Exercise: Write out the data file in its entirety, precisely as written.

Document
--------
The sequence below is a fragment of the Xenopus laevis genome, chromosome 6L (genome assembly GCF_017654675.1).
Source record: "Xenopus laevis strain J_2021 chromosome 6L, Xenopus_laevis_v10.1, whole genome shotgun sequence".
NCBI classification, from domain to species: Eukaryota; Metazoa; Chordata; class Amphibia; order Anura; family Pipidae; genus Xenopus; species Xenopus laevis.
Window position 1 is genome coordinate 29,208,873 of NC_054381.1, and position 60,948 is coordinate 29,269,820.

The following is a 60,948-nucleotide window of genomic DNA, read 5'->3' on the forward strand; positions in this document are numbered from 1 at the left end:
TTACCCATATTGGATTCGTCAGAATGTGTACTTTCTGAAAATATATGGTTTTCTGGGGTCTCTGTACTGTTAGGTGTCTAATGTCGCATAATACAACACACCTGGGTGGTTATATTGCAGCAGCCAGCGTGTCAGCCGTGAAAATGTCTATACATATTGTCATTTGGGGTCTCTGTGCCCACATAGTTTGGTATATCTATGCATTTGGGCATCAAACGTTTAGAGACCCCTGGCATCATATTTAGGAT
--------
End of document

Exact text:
The sequence below is a fragment of the Xenopus laevis genome, chromosome 6L (genome assembly GCF_017654675.1).
Source record: "Xenopus laevis strain J_2021 chromosome 6L, Xenopus_laevis_v10.1, whole genome shotgun sequence".
NCBI classification, from domain to species: Eukaryota; Metazoa; Chordata; class Amphibia; order Anura; family Pipidae; genus Xenopus; species Xenopus laevis.
Window position 1 is genome coordinate 29,208,873 of NC_054381.1, and position 60,948 is coordinate 29,269,820.

The following is a 60,948-nucleotide window of genomic DNA, read 5'->3' on the forward strand; positions in this document are numbered from 1 at the left end:
TTACCCATATTGGATTCGTCAGAATGTGTACTTTCTGAAAATATATGGTTTTCTGGGGTCTCTGTACTGTTAGGTGTCTAATGTCGCATAATACAACACACCTGGGTGGTTATATTGCAGCAGCCAGCGTGTCAGCCGTGAAAATGTCTATACATATTGTCATTTGGGGTCTCTGTGCCCACATAGTTTGGTATATCTATGCATTTGGGCATCAAACGTTTAGAGACCCCTGGCATCATATTTAGGAT